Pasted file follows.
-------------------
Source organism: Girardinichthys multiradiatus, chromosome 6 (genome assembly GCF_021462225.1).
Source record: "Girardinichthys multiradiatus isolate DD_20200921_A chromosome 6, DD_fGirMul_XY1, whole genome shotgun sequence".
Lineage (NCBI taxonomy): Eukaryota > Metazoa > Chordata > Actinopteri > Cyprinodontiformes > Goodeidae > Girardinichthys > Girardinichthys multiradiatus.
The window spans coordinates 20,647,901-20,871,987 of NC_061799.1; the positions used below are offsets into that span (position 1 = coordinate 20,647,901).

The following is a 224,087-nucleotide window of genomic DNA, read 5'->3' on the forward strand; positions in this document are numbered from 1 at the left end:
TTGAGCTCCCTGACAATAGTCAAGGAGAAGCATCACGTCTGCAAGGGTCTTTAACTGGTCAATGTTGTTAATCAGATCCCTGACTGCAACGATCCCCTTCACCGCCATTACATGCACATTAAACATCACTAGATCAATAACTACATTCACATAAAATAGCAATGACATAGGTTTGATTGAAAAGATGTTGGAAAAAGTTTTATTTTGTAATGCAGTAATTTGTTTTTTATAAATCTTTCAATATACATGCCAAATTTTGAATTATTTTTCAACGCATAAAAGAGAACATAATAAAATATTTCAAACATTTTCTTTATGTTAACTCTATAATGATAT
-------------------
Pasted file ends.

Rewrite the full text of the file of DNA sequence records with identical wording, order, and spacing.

Source organism: Girardinichthys multiradiatus, chromosome 6 (genome assembly GCF_021462225.1).
Source record: "Girardinichthys multiradiatus isolate DD_20200921_A chromosome 6, DD_fGirMul_XY1, whole genome shotgun sequence".
Lineage (NCBI taxonomy): Eukaryota > Metazoa > Chordata > Actinopteri > Cyprinodontiformes > Goodeidae > Girardinichthys > Girardinichthys multiradiatus.
The window spans coordinates 20,647,901-20,871,987 of NC_061799.1; the positions used below are offsets into that span (position 1 = coordinate 20,647,901).

The following is a 224,087-nucleotide window of genomic DNA, read 5'->3' on the forward strand; positions in this document are numbered from 1 at the left end:
TTGAGCTCCCTGACAATAGTCAAGGAGAAGCATCACGTCTGCAAGGGTCTTTAACTGGTCAATGTTGTTAATCAGATCCCTGACTGCAACGATCCCCTTCACCGCCATTACATGCACATTAAACATCACTAGATCAATAACTACATTCACATAAAATAGCAATGACATAGGTTTGATTGAAAAGATGTTGGAAAAAGTTTTATTTTGTAATGCAGTAATTTGTTTTTTATAAATCTTTCAATATACATGCCAAATTTTGAATTATTTTTCAACGCATAAAAGAGAACATAATAAAATATTTCAAACATTTTCTTTATGTTAACTCTATAATGATAT